Customer safety is of the utmost importance, an e-cigarette is subject to the same standards and regulations as all electrical devices sold in the EU, from phones to mp3 players. E-liquid should also be CHIP compliant and tested independently in labs to confirm its contents.

Consumers should be aware that they should look for the ECITA stamp of approval to make sure the products they are buying have been certified as safe, as per EU guidelines.

Education is key. Instead of trying to shoe horn e-cigarettes in with tobacco products - understanding the role they have to play to break the cycle of smoking related deaths is key. Brands that enforce safety best practices and follow ASA guidelines to only advertise to smokers should be promoted, not vilified.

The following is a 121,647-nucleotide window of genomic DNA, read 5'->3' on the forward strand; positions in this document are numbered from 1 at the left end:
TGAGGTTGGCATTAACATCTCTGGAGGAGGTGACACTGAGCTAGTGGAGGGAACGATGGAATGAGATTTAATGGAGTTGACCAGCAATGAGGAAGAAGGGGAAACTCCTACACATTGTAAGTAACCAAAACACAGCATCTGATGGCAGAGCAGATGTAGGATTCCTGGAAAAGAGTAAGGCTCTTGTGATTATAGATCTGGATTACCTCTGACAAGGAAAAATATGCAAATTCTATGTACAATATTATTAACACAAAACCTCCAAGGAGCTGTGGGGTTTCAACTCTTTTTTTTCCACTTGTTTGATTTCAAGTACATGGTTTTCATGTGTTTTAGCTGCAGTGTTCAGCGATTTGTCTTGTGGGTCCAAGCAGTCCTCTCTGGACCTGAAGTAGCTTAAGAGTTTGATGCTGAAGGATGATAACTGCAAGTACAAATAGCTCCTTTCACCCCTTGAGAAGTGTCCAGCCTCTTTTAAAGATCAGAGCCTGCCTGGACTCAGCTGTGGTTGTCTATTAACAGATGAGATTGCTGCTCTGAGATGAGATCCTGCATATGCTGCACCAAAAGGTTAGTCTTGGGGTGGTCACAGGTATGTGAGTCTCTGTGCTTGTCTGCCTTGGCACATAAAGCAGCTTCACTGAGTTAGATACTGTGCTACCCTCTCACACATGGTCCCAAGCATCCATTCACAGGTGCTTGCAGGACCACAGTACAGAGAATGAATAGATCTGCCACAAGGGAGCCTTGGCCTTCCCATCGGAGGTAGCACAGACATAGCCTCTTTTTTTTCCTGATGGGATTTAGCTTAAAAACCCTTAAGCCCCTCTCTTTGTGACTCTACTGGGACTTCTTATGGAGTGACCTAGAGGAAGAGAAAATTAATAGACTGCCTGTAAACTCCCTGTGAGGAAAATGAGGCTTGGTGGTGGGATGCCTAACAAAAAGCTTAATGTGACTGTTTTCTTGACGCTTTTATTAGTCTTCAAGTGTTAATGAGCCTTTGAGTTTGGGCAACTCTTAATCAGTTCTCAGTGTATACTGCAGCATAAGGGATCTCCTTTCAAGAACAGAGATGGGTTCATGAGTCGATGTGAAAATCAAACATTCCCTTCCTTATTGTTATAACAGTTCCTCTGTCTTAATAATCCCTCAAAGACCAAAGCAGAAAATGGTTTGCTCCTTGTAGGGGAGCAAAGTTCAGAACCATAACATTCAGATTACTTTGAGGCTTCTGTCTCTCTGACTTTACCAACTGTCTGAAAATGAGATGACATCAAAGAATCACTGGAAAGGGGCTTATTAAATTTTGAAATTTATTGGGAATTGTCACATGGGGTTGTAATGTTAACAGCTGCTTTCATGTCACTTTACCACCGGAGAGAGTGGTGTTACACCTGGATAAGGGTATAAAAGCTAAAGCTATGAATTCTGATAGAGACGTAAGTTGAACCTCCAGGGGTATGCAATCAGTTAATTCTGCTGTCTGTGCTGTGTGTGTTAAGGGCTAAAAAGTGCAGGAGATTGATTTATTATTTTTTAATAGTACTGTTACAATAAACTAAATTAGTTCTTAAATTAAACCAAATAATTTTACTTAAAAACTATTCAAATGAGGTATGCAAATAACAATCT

Our blogs cover a wide range of topics, including safety, info on nicotine free products, how e-cigarettes work etc - easy to digest information for anyone who would like to know more on these potentially life saving products


#543806 Michael bersil

I think electronic cigarettes are best alternatives for harmful tobacco smoking. There are thousands of smokers in world those are quitting smoking with the help of electronic cigarettes.

#545214 Maria Johnson

Personally i m very happy with both tobacco products and smoking alternatives like e-cigs. i have found them great both in terms of being able to use them indoors and the money i save every week.More info if you click here: http://vapeconnection.com.au/

Add new comment